Although the World Health Organization (WHO) recorded an 18% decrease in malaria incidence between 2010 and 2017, and a corresponding estimated decrease of 28% in global malaria deaths in the same period, it should be recognized that an estimated 219 million people were still affected by this debilitating disease in 2017. It is easy to see why, therefore, any technique that makes it quicker and easier to detect and monitor the malaria parasites in host cells would greatly benefit researchers worldwide.
Recently, a number of studies have been published demonstrating that label-free, 3-D imaging using holotomography (HT) microscopy enables researchers to observe morphological and chemical alterations of host cells due to the parasite infection without any transfection or dye staining. This powerful new tool allows parasites to be easily and quickly detected and monitored within the host cells and permits the intricacies of parasite infection mechanisms and the host cell/parasite life cycle to be studied.
Using a Tomocube HT microscope, Park et al. showed that the plasma membrane of an infected RBC (red blood cell) loses its deformability and becomes stiffer due to proteins secreted by the parasite altering the membrane cortex structure. Although micropipette aspiration, optical tweezers, and cell filtration have been used to try to probe the cell membrane, they require highly complex instrumentation and also exert significant external forces on the cells, making it difficult to distinguish the intrinsic membrane properties. In further studies, Kim et al. also used the Tomocube HT microscope to perform precise, 3-D RI measurements of hemoglobin digestion by the malaria parasites. The team’s 3-D RI tomograms of malaria infected RBCs also clearly reveal the shapes of various vacuoles as well as hemozoin, which can also be quantified.
According to Aubrey Lambert, Chief Marketing Officer at Tomocube, “Our holotomography microscope provides 3-D localization of almost all sub-100 μm parasites without any preparation or staining, discriminating based on the high-RI value of their plasma membrane structure and cytoplasmic contents. Also, a recently published study by Kim and his co-workers using the Tomocube HT-2H microscope showed 3-D localization of intact Toxoplasma gondii infecting human epithelial and dendritic cells, clearly demonstrating that the integration of holotomography and fluorescence microscopy benefits the characterization of the molecular mechanism of specific genes or proteins in various parasites.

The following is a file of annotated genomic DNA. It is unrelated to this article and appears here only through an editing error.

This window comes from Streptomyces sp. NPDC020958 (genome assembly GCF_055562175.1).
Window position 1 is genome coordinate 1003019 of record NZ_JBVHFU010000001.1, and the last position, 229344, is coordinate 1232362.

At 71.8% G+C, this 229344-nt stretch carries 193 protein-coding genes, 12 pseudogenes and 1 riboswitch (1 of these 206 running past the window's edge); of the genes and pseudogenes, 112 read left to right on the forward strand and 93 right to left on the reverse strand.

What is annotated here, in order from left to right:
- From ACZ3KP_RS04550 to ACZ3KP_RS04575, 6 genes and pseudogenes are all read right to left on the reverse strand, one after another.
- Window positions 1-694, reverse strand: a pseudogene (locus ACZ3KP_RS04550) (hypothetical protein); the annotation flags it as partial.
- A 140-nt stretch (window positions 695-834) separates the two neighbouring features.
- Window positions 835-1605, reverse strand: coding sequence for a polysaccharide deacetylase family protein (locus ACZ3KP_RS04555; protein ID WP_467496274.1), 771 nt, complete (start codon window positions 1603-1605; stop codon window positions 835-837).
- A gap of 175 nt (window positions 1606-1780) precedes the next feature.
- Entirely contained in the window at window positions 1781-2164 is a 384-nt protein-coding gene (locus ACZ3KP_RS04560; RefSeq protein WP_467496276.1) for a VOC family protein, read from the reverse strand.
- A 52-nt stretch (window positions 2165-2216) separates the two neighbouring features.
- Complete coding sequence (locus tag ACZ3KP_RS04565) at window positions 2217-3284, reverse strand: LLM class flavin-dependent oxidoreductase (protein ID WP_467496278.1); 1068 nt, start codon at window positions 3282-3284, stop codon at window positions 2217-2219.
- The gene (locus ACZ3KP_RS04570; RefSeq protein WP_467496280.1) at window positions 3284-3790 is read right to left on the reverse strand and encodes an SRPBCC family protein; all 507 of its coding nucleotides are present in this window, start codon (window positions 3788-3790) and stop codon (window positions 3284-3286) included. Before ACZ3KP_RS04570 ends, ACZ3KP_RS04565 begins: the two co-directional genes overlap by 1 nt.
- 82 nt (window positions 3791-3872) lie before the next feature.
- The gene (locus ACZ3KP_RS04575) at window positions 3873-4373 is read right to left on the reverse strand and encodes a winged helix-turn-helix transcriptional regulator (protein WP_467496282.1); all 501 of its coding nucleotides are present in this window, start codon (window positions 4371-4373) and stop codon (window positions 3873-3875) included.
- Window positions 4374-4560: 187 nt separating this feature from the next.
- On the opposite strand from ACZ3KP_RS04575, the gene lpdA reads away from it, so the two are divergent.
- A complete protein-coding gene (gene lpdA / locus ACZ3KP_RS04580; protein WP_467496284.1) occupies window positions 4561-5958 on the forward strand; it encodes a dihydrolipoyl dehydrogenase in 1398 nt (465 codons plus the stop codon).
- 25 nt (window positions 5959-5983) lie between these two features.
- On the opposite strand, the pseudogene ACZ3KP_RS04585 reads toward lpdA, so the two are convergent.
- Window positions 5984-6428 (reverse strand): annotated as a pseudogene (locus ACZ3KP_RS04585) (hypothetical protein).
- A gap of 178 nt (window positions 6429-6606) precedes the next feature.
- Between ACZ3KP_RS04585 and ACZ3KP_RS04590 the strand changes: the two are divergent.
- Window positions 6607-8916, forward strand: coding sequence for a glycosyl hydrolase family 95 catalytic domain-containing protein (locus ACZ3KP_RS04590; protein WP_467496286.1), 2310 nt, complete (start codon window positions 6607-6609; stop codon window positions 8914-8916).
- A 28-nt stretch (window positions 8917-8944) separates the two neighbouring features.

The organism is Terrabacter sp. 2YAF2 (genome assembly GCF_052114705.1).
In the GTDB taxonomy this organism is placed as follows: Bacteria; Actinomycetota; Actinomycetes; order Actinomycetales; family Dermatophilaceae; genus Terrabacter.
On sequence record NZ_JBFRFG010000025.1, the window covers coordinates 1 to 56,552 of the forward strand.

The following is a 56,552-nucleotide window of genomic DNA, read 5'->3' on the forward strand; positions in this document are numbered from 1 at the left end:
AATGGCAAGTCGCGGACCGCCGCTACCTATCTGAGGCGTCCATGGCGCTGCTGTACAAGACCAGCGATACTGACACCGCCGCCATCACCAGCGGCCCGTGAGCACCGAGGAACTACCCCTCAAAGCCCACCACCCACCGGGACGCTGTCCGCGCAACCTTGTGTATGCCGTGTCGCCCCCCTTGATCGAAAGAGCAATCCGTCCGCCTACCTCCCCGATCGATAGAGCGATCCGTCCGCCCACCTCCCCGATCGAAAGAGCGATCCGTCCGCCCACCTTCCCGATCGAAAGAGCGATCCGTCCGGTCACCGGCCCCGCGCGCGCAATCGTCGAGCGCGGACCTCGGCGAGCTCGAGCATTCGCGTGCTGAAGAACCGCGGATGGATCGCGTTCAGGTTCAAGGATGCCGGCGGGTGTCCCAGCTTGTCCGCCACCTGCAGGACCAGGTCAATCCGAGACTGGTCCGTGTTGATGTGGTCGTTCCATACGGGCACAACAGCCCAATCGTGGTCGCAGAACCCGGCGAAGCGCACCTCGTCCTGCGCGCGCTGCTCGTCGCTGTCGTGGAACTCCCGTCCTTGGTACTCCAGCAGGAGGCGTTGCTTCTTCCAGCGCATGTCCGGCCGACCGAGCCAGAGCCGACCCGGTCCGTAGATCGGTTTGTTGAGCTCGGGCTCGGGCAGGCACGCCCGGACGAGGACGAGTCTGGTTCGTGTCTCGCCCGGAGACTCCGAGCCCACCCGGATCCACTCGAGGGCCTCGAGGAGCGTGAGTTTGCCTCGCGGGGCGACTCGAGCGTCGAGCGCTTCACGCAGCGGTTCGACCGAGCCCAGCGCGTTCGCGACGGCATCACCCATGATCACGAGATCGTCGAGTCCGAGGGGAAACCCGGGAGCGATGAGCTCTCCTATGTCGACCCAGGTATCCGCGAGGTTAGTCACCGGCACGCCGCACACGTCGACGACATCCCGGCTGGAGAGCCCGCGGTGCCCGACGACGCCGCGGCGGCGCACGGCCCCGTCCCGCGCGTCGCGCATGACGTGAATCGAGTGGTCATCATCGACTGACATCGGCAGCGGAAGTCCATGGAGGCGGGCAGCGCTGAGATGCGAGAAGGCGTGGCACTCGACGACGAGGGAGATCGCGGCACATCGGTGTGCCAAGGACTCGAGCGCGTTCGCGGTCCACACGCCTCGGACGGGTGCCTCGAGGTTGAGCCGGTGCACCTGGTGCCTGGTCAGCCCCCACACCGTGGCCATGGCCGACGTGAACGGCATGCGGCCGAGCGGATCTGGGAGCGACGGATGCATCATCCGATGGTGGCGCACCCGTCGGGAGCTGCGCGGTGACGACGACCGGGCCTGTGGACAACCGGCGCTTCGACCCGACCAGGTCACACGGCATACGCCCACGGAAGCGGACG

Researchers have traditionally been restricted to detection methods that impose severe limitations, such as light microscopy or fluorescence microscopy. Although staining has been used to observe parasites in host cells, most dyes are only applicable for staining of fixed cells or tissue and not suited to detecting the dynamics of parasites living in the host cell. Phase contrast microscopy or DIC imaging may allow parasites to be observed, but only in two dimensions. Meanwhile, fluorescence microscopy requires extensive, inva¬sive pre-treatment of the sample and is costly, time-consuming, and technically challenging.
Holotomography (HT) uses laser interferometry to measure the three-dimensional (3-D) refractive index (RI) distribution within a specimen. HT is suitable for observing small transparent objects, such as biological cells and their intracellular organelles, rapidly and quantitatively for analysis of an individual cell by calculating cellular dry mass, surface area, volume, etc.
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